Bold Beginnings – Who Dares, Wins

(Treasures From The Pioneer Era, reported by Ernie Tanner)

Back in the early 70s, we heard a lot of reports about helicopter operations in the war being waged in the jungles of Vietnam. I couldn’t stop thinking about those agile aircraft. A helicopter would have taken perhaps only two hours to cover the laborious and dangerous eight-day trek along the Gorilla Path through Cameroon’s jungle. “It must be possible to use one of these for aid operations in third world countries, too,” I reflected. But the idea would still have to overcome two major hurdles.

The first problem was my fear of flying which I’d had since a friend in America unexpectedly flew acrobatics with me! 

The second problem was money. Where fear was plentiful, money was totally absent. All the same, I embarked on the “helicopter venture” even though a leader of an organization in the USA warned me with the words, “Ernie, don’t do it. You’ll kill yourself.” The notion that a helicopter would enable me to visit so many remote tribal areas prevailed over my objections.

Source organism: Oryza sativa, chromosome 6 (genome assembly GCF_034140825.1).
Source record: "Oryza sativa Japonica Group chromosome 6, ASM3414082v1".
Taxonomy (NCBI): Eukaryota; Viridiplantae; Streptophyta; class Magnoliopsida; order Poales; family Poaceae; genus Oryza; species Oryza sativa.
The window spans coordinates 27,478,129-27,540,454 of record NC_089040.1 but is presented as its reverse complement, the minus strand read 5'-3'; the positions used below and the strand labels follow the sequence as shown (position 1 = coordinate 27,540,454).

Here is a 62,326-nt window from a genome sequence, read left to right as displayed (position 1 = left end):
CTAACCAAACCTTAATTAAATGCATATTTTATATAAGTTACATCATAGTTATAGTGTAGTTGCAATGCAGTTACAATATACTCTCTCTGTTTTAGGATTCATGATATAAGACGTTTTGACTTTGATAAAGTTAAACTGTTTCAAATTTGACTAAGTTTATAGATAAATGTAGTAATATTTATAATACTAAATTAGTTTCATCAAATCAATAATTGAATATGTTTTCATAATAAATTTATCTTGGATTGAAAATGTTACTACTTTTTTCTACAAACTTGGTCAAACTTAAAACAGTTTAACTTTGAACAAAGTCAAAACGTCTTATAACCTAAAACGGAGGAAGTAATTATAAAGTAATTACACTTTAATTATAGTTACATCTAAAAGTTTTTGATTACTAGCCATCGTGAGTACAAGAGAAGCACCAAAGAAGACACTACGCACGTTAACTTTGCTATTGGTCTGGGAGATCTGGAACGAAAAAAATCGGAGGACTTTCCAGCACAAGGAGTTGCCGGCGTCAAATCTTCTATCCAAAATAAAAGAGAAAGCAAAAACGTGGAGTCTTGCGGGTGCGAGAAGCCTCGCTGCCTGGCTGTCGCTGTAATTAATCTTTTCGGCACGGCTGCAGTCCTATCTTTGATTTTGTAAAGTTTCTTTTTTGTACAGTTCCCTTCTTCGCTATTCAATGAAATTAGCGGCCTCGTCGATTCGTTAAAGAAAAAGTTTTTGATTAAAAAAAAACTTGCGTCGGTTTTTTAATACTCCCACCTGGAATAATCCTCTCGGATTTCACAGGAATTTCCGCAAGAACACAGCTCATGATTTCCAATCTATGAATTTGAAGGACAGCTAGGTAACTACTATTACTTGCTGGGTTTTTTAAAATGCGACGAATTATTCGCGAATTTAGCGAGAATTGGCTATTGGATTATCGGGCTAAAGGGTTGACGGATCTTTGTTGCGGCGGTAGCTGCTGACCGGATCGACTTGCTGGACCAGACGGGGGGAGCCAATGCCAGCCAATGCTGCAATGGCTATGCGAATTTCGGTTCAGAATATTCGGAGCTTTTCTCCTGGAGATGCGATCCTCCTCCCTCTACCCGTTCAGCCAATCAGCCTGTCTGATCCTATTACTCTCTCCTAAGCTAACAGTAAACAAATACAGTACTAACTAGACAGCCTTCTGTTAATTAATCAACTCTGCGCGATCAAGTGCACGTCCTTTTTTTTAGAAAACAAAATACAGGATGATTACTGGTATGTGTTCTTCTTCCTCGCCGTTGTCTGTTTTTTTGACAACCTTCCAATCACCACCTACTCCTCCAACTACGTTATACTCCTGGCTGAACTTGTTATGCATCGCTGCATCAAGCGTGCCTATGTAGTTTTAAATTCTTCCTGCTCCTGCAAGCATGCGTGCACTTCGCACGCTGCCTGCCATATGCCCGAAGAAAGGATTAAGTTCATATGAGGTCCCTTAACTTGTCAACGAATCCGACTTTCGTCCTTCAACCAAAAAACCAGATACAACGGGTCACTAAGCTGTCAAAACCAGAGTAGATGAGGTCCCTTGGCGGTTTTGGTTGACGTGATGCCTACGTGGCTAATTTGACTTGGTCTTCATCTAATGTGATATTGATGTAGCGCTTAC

In the spring of 1971, I passed the test for flying fixed-wing aircraft, and in fall I obtained my helicopter pilot’s license in just three weeks.
Full of great expectations I took off on my first flight from Belp, near the city of Bern in Switzerland, to Trogen in Appenzellerland where I lived with my family. A historic day for us! And my first horror trip! The warning light for carburator icing began to blink and all my efforts did not help. I radioed the airport and reported that I would be flying back because of technical problems, not knowing if I would make it back. My thoughts raced. Was this already the end before it had begun? This was not exactly an encouraging start, especially if your destination is Africa! 

Ernie Tanner with the 1st Helikopter HB-XDK